What you need to know:
- The conflict erupted over grazing land ownership and the naming of a village – one group wants the village renamed while the other group wants its named retained.
- The military was deployed to ease the tension and it is also preaching peace in the area.
At least 22 people have been killed in inter-clan clashes in South Sudan, a local government official has said.
The fighting, the latest in a series of attacks between rival communities, occurred in Bor South in central Jonglei State, some 200 kilometres north of the capital Juba.
The Commissioner of Bor South County, Deng Mabior, said about 18 people were also critically injured during the clashes which occurred over the weekend.
He added that many people have been displaced.
According to local media reports, the conflict erupted over ownership of grazing land and the naming of a village – one want its name Panweel retained while another group is seeking to have it renamed to Anuet.
Jonglei State's Minister of Information, Deng Akech, also confirmed the incident. He said the military was deployed to the area to ease the tension.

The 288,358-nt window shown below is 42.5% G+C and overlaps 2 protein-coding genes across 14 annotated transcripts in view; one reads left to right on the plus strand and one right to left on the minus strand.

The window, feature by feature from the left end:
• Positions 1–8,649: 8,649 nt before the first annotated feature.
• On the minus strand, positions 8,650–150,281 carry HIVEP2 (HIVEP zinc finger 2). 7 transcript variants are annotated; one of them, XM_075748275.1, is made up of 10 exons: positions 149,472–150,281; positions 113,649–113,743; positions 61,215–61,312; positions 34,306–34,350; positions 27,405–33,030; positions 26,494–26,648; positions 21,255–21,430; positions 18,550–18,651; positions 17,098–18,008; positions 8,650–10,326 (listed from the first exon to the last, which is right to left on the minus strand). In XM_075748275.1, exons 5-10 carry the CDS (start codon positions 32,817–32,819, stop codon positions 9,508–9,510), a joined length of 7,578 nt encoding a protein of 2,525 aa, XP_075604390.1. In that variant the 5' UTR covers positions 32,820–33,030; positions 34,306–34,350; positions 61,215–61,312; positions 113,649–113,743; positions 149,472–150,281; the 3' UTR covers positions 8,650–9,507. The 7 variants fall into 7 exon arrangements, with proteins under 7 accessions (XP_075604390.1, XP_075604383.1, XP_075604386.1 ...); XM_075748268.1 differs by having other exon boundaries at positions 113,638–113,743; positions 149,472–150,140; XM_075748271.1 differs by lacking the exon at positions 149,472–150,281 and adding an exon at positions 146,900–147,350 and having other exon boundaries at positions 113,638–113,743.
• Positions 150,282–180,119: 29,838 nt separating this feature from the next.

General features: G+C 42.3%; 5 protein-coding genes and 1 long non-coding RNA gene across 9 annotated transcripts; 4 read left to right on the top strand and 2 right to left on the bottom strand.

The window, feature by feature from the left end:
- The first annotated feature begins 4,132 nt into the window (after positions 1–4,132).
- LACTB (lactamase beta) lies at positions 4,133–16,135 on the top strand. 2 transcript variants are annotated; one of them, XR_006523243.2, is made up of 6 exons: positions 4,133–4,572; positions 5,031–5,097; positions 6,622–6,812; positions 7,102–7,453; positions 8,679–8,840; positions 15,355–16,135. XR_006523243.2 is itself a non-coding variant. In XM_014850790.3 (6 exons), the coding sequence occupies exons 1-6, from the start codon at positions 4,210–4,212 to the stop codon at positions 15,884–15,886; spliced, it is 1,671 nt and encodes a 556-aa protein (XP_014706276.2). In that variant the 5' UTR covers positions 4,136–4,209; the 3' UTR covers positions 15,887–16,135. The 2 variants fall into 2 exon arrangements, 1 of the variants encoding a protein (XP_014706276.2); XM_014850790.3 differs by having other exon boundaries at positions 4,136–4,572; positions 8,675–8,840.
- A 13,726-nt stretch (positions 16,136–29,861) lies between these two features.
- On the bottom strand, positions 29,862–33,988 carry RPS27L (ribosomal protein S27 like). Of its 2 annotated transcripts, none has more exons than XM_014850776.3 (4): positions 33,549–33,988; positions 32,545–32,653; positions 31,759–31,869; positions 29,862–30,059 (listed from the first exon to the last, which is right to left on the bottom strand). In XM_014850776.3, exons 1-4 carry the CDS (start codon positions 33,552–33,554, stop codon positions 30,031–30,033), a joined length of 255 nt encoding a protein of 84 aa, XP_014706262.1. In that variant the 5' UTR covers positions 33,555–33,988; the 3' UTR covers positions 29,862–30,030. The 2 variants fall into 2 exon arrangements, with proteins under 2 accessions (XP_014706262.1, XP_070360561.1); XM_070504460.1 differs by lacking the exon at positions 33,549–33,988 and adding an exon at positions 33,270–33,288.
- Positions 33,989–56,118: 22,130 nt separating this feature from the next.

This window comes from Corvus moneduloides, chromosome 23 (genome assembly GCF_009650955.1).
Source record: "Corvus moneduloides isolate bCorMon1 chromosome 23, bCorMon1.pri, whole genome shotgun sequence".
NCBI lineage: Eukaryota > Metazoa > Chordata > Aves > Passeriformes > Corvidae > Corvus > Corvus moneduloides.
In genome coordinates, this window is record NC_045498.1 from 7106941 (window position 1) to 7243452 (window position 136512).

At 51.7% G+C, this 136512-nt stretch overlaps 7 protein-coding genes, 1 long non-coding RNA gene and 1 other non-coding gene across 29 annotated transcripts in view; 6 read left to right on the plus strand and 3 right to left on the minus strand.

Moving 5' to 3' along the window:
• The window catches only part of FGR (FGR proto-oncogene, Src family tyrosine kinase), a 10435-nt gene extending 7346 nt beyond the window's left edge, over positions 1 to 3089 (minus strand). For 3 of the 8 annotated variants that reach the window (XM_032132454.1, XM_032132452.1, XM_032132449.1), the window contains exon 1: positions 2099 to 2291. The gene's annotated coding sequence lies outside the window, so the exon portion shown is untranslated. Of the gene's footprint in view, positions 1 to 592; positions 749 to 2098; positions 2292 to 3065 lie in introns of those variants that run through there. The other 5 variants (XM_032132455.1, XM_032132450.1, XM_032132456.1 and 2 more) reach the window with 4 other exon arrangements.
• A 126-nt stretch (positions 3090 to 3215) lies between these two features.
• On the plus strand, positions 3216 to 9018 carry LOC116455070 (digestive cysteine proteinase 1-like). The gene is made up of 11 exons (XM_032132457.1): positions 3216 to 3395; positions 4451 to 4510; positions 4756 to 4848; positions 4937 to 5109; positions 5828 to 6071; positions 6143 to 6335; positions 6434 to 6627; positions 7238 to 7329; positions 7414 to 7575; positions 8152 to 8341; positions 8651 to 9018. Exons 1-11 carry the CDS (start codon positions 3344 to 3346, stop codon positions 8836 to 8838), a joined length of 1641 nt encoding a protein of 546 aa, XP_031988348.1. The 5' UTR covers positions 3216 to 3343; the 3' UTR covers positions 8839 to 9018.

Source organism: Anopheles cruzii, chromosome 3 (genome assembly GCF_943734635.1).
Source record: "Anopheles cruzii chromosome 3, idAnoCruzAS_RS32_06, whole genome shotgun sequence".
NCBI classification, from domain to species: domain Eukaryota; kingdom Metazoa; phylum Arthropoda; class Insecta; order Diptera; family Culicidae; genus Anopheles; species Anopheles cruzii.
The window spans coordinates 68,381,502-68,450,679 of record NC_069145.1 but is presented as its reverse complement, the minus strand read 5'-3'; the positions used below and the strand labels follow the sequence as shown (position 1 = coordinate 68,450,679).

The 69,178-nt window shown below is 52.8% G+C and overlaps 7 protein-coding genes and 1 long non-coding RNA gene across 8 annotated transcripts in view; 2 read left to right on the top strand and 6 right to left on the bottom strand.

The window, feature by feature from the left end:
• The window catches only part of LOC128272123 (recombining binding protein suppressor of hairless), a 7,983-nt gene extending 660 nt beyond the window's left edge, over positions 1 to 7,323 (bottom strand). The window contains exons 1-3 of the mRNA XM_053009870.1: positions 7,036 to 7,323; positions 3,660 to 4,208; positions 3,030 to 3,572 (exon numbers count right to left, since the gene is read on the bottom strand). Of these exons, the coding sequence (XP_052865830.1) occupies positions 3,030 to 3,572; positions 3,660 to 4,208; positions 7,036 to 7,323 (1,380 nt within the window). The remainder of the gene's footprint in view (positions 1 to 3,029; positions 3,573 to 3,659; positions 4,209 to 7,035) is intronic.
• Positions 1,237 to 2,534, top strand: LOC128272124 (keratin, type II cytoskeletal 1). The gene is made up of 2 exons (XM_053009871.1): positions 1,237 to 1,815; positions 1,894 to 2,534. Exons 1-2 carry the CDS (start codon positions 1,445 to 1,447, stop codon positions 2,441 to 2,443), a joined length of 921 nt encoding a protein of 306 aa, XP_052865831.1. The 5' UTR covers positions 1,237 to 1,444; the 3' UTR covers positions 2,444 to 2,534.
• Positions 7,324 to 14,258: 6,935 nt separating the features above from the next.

“The situation is currently under control of the army. The army is doing a good job by also talking to them about peace. But the challenge now is on the humanitarian aspect,” Mr Mabior told a local radio station.
The regional government said it would investigate the conflict and arrest those found to have instigated the violence.
"What we are trying to do now is to make sure that the situation is contained,” Mr Mabior said.
Rival pastoralists and farming communities in South Sudan have a long and bloody history of tit-for-tat attacks.
The fighting has worsened amidst the disintegration of society during the four-year civil war, which began in December 2013.
According to the United Nations, half the country is in need of emergency food and a third has been forced from their homes.